Electrochemical Fabrication of MoO2/MoO3-Based Photo-Anodes for Water Splitting

Thursday, 1 June 2017: 11:00
Grand Salon A - Section 3 (Hilton New Orleans Riverside)
M. García-García and M. Colet-Lagrille (Universidad de Chile)
After Fujishima and Honda reported their results on the photo-electrolysis of water [1], three materials have received special attention for the fabrication of photo-anodes: (i) titanium dioxide (TiO2), (ii) hematite (α-Fe2O3) and (iii) tungsten trioxide (WO3). These materials present high efficiencies for solar energy capture and conversion to chemical energy, stability under water splitting operating conditions and/or low cost and earth abundance [2]. However, when operating under illumination in the visible range (ca. 45% of the solar spectrum), these semiconductors need of an external potential (bias) to promote the oxygen evolution reaction on its surface, due to the position of their conduction and valence bands [3].

In this context, it has been observed that molybdenum trioxide (MoO3) films have good electrochromic and photochromic properties, while molybdenum dioxide (MoO2) has an unusual metal-like electrical conductivity [4,5]. Therefore, these compounds emerge as an interesting alternative for the fabrication of photo-anodes for water splitting.

Photo-anodes are usually fabricated by coating or electrodepositing films of the photo-active material on a substrate (e.g. fluorine-doped tin dioxide(FTO)-coated glass) that acts as current collector and support. The technique chosen has to allow a good control of the structural parameters (particle size, crystallinity and thickness) of the photo-active films produced, since they will affect the photo-electrochemical behavior of the cell [6]. Furthermore, if the photo-anodes are to be produced on a large scale, the production rate and the reproducibility that the fabrication technique offers is crucial.

Electrochemical coating processes have been applied successfully in industry for decades. Therefore, this research project aims to produce photo-anodes for water splitting by electrodeposition of MoO2/MoO3 thin films on FTO-coated glass.

Fabrication of MoO2/MoO3-based photo-anodes was carried out by applying a potential of -1.377 V vs Ag/AgCl (3 M KCl) during 3 hours on an FTO-coated glass working electrode immersed in a solution containing 0.075 M molybdenum trioxide (MoO3), 0.075 M nickel sulfate (NiSO4·6H2O), 0.5 M tri-sodium citrate (Na3C6H5O7·2H2O) and 0.7 M ammonium hydroxide (NH4OH). The MoO2/MoO3 films produced are ca. 2.3 μm thick, present an irregular microstructure (determined using scanning electron microscopy, SEM) and show a dark brown pigmentation, typical of molybdenum oxides. X-ray photoelectron spectroscopy (XPS) analysis of the samples determined that these films contain molybdenum in at least two different oxidation states (IV and VI), possibly forming MoO2 and MoO3. These results are in good agreement with the energy dispersive X-ray spectroscopy (EDX) analysis of the samples, which showed that the films produced contain approximately 33.7% in weight of molybdenum. Finally, a Tauc plot (Figure 1) was generated using the UV-visible absorption spectra of the samples, which determined that the photo-anodes fabricated present an allowed direct band gap of 2.6 eV.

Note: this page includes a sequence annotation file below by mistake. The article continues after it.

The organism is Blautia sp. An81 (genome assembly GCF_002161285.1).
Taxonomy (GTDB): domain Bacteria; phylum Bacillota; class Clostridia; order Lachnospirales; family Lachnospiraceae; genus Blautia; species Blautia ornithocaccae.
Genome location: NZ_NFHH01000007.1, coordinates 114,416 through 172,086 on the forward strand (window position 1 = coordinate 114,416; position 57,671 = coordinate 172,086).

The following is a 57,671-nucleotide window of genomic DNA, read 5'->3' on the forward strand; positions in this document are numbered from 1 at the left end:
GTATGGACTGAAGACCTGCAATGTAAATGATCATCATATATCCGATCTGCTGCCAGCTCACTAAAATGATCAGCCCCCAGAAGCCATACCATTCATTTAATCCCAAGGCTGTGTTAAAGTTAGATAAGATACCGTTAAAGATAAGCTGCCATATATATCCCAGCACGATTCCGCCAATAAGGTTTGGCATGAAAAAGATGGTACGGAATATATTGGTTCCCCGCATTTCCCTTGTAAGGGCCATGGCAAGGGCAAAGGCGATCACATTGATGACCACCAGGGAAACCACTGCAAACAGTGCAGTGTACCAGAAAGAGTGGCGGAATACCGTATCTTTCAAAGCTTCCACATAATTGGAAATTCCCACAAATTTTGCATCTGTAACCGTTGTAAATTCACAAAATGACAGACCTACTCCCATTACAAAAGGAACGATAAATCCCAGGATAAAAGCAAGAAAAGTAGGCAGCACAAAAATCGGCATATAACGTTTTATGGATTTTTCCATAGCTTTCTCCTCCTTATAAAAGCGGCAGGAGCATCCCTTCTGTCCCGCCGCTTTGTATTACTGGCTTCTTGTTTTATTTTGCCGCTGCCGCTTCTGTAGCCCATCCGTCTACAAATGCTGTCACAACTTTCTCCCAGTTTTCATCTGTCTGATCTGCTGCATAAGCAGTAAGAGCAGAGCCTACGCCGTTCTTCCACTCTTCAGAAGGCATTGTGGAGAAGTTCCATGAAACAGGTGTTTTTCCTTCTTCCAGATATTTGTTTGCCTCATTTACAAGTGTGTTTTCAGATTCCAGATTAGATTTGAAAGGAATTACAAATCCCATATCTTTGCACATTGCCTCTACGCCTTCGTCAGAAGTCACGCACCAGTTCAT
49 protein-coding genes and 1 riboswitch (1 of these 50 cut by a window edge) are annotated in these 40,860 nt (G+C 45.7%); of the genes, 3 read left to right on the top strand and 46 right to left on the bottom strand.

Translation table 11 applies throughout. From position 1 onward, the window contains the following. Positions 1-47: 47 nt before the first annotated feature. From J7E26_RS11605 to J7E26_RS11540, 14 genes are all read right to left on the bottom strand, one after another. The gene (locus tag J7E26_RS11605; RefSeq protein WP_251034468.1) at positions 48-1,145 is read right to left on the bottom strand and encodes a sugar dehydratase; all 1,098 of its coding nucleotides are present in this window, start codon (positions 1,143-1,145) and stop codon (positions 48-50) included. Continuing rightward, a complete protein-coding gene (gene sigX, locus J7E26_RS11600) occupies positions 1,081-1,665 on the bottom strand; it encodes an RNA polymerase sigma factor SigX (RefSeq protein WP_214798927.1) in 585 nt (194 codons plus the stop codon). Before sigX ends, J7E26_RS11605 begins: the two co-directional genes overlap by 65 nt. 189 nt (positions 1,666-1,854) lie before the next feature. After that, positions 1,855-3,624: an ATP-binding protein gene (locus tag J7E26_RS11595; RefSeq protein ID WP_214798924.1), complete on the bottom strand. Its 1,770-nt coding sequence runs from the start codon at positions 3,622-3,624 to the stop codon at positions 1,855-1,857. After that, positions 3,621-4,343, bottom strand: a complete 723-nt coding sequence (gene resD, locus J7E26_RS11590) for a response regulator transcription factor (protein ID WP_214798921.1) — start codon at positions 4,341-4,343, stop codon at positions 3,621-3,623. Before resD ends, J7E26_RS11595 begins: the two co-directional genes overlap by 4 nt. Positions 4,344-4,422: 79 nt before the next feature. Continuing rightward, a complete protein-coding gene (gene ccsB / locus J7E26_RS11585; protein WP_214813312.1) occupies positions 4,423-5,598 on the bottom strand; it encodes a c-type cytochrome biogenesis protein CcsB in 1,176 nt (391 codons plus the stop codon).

The anodes photo-activity for oxygen evolution was studied by cyclic voltammetry using an electrochemical cell with a 0.1 M Na2SO4 solution as electrolyte. The results obtained (Figure 2) show that in the dark the oxygen evolution reaction on the surface of the MoO2/MoO3-based photo-anodes is triggered at ca. 1.2 V vs Ag/AgCl (3 M KCl), while under UV illumination (wavelength = 364 nm) this phenomenon occurs at ca. 0.6 V vs Ag/AgCl (3M KCl).

From the results exposed before, it is clear that the photo-anodes produced present interesting semiconducting and catalytic properties for their application in an electrochemical cell for water splitting. Consequently, future work will be centered in the design and fabrication of a photo-electrochemical cell using these electrodes and improvements will be introduced by heat treatment or doping of the electrodeposited MoO2/MoO3 films.



The authors thank the Chilean Government for a CONICYT studentship for MGG.



  1. Fujishima, A. and Honda, K. (1972). Electrochemical photolysis of water at a semiconductor electrode. Nature, 238, 37-38.
  2. Ong, CK. (2013). Design and performance of photo-electrochemical reactors with Fe2O3 photo-anodes for water splitting. PhD thesis, Imperial College London.
  3. Xu, Y. and Schoonen, M. (2000). The absolute energy positions of conduction and valence bands of selected semiconducting minerals. American Mineralogist, 85, 543-556.
  4. Al-Kandari, H., Mohamed, AM., Al-Kharafi, F., Zaki, MI. and Katrib, A. (2012). Modification of the catalytic properties of MoO2−x(OH)y dispersed on TiO2 by Pt and Cs additives. Applied Catalysis A: General, 417, 298-305.
  5. Dukstiene, N., Sinkeviciute, D. and Guobiene, A. (2012). Morphological, structural and optical properties of MoO2 films electrodeposited on SnO2∣glass plate. Central European Journal of Chemistry, 10, 1106-1118.
  6. Krol, R. and Grätzel, M. (2012). Photoelectrochemical Hydrogen Production. Springer, Nueva York.